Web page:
walkitout (walkitout) wrote,


Recently, the Swiss National Bank, which, unusually, is a listed organization that pays dividends and thus is under pressure from its share holders (predominantly Swiss cantons, which rely heavily upon that reliable dividend) abandoned its peg to the euro, resulting in some bankruptcies, insolvencies, and general forex freakout.

Here's a bit about the pinch the cantons were feeling back in 2011, and there at least still _was_ a dividend back then.


[ETA: http://www.bloomberg.com/news/2015-01-09/snb-sees-2014-profit-of-38-billion-francs-resumes-dividend.html]

Expecting this system to continue indefinitely was probably unrealistic.

Here's what Krugman posted when SNB abandoned the peg:




He's completely ignoring the shareholder issue. More importantly, I think he totally failed to understand the psychology of the event.

"By throwing in the towel on the peg to the euro, the SNB immediately convinced markets that its previous apparent commitment to do whatever it takes to avoid deflation is null and void....the SNB’s wimp-out will make life harder for monetary policy in other countries, because it will leave markets skeptical about whether other supposed commitments to keep up unconventional policy will similarly prove time-limited."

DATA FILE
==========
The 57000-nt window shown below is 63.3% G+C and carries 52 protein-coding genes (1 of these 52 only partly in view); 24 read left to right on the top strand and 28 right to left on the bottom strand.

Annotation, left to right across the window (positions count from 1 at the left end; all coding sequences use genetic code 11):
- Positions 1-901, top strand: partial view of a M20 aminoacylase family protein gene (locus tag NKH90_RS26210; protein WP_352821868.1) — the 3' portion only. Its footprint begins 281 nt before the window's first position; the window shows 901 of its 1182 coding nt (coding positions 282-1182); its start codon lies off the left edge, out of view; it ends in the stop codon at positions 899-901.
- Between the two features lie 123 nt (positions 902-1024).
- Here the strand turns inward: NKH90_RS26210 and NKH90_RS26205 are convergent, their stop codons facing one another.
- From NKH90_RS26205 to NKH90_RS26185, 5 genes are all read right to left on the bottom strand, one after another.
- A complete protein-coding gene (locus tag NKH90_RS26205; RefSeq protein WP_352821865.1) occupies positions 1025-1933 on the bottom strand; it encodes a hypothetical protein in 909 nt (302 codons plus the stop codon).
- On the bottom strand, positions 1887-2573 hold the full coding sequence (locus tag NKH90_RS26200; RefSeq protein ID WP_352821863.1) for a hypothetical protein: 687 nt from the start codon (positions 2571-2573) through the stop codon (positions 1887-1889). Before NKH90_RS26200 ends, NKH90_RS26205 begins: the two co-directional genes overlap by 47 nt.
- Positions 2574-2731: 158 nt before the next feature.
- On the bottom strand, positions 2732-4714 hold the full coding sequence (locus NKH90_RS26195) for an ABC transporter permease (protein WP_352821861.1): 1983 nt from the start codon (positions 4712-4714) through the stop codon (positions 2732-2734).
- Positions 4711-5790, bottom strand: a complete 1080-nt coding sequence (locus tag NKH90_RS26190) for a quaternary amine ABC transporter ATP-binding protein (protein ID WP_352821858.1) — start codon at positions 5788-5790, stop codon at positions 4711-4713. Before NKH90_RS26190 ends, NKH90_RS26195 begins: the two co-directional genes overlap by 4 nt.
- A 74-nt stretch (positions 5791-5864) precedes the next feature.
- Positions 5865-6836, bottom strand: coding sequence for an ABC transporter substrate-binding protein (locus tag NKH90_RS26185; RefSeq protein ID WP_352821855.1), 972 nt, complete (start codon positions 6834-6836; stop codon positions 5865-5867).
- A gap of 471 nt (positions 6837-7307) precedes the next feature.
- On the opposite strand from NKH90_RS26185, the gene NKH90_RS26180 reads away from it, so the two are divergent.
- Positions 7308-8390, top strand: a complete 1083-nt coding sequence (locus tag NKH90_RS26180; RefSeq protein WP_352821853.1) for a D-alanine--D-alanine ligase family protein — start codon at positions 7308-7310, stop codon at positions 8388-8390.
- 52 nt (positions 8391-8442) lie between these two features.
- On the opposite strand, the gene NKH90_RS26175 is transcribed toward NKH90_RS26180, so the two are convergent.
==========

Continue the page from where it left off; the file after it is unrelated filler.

By focusing on monetary policy "in other countries" rather than monetary policy at the supra-country level, viz. the ECB, Krugman continues a long standing policy of treating the Euro zone has somewhere between half baked and already failed.

I like Krugman. He's a smart guy. But I'm pretty sure that my read on the situation -- that SNB throwing in the towel would force Euro level QE -- has turned out to be true. That is, unless Bloomberg really cocked it up on sourcing this:


Which, you know, Bloomberg. So probably they didn't cock it up. Time will tell.

On, and while you're thinking It Is About Fucking Time, don't blame Draghi. SNB abandoning the peg [ETA and several countries adopting negative exchange rates] is [are] what has given him the ability to take this action. This is what capitulation looks like.

[ETA: Oh, and while the rumored ECB action runs through the end of 2016, a quick look at our QE actions had some time limits, too, but that didn't stop additional ones getting tacked on the end. It was a lot easier to go rounds 2 and 3 and so forth than to get the first one.]
Tags: economics, politics
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